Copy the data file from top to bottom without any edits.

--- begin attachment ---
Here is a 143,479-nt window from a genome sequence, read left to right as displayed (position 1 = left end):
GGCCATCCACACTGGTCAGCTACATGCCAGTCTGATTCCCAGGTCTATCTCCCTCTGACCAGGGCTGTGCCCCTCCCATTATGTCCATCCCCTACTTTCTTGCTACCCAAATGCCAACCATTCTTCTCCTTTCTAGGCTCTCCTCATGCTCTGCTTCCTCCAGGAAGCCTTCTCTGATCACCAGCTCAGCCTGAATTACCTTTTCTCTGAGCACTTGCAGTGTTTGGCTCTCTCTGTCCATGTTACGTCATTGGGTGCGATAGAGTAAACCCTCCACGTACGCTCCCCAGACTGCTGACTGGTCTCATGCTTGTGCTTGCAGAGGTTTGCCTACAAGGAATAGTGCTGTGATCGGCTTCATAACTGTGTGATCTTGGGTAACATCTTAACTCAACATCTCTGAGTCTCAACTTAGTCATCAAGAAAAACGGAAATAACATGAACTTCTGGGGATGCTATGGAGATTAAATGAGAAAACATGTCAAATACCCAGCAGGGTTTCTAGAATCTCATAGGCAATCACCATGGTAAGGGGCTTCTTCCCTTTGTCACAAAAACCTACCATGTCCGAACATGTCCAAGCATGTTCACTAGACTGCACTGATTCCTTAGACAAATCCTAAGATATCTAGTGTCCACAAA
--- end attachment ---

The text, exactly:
Here is a 143,479-nt window from a genome sequence, read left to right as displayed (position 1 = left end):
GGCCATCCACACTGGTCAGCTACATGCCAGTCTGATTCCCAGGTCTATCTCCCTCTGACCAGGGCTGTGCCCCTCCCATTATGTCCATCCCCTACTTTCTTGCTACCCAAATGCCAACCATTCTTCTCCTTTCTAGGCTCTCCTCATGCTCTGCTTCCTCCAGGAAGCCTTCTCTGATCACCAGCTCAGCCTGAATTACCTTTTCTCTGAGCACTTGCAGTGTTTGGCTCTCTCTGTCCATGTTACGTCATTGGGTGCGATAGAGTAAACCCTCCACGTACGCTCCCCAGACTGCTGACTGGTCTCATGCTTGTGCTTGCAGAGGTTTGCCTACAAGGAATAGTGCTGTGATCGGCTTCATAACTGTGTGATCTTGGGTAACATCTTAACTCAACATCTCTGAGTCTCAACTTAGTCATCAAGAAAAACGGAAATAACATGAACTTCTGGGGATGCTATGGAGATTAAATGAGAAAACATGTCAAATACCCAGCAGGGTTTCTAGAATCTCATAGGCAATCACCATGGTAAGGGGCTTCTTCCCTTTGTCACAAAAACCTACCATGTCCGAACATGTCCAAGCATGTTCACTAGACTGCACTGATTCCTTAGACAAATCCTAAGATATCTAGTGTCCACAAA